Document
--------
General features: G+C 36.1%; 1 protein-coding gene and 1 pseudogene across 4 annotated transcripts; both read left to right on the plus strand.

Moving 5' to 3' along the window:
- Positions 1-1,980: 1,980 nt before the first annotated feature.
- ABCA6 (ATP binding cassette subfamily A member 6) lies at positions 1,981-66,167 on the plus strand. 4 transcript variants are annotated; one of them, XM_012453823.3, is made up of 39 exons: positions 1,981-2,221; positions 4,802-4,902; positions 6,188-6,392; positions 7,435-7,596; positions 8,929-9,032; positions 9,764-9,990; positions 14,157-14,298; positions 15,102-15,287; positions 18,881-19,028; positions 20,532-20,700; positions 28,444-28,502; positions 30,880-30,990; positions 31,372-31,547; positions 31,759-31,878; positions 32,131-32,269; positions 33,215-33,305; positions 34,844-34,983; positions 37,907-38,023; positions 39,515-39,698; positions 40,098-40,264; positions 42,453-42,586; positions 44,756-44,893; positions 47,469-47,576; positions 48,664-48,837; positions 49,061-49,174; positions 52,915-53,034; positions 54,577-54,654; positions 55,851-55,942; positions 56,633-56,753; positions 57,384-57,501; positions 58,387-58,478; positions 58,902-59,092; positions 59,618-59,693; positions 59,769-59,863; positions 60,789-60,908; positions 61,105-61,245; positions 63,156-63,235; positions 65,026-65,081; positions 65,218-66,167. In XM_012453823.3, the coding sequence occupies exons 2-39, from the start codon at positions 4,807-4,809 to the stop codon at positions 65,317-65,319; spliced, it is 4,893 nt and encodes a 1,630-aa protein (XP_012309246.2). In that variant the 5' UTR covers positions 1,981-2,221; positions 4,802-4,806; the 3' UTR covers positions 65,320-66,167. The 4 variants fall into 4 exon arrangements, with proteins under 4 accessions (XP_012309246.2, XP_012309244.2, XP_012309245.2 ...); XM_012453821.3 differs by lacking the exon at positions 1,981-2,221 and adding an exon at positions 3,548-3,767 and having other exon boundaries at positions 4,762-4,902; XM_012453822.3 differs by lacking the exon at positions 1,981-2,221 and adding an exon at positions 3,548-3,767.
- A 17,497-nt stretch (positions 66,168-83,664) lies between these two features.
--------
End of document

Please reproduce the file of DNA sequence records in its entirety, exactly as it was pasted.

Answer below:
General features: G+C 36.1%; 1 protein-coding gene and 1 pseudogene across 4 annotated transcripts; both read left to right on the plus strand.

Moving 5' to 3' along the window:
- Positions 1-1,980: 1,980 nt before the first annotated feature.
- ABCA6 (ATP binding cassette subfamily A member 6) lies at positions 1,981-66,167 on the plus strand. 4 transcript variants are annotated; one of them, XM_012453823.3, is made up of 39 exons: positions 1,981-2,221; positions 4,802-4,902; positions 6,188-6,392; positions 7,435-7,596; positions 8,929-9,032; positions 9,764-9,990; positions 14,157-14,298; positions 15,102-15,287; positions 18,881-19,028; positions 20,532-20,700; positions 28,444-28,502; positions 30,880-30,990; positions 31,372-31,547; positions 31,759-31,878; positions 32,131-32,269; positions 33,215-33,305; positions 34,844-34,983; positions 37,907-38,023; positions 39,515-39,698; positions 40,098-40,264; positions 42,453-42,586; positions 44,756-44,893; positions 47,469-47,576; positions 48,664-48,837; positions 49,061-49,174; positions 52,915-53,034; positions 54,577-54,654; positions 55,851-55,942; positions 56,633-56,753; positions 57,384-57,501; positions 58,387-58,478; positions 58,902-59,092; positions 59,618-59,693; positions 59,769-59,863; positions 60,789-60,908; positions 61,105-61,245; positions 63,156-63,235; positions 65,026-65,081; positions 65,218-66,167. In XM_012453823.3, the coding sequence occupies exons 2-39, from the start codon at positions 4,807-4,809 to the stop codon at positions 65,317-65,319; spliced, it is 4,893 nt and encodes a 1,630-aa protein (XP_012309246.2). In that variant the 5' UTR covers positions 1,981-2,221; positions 4,802-4,806; the 3' UTR covers positions 65,320-66,167. The 4 variants fall into 4 exon arrangements, with proteins under 4 accessions (XP_012309246.2, XP_012309244.2, XP_012309245.2 ...); XM_012453821.3 differs by lacking the exon at positions 1,981-2,221 and adding an exon at positions 3,548-3,767 and having other exon boundaries at positions 4,762-4,902; XM_012453822.3 differs by lacking the exon at positions 1,981-2,221 and adding an exon at positions 3,548-3,767.
- A 17,497-nt stretch (positions 66,168-83,664) lies between these two features.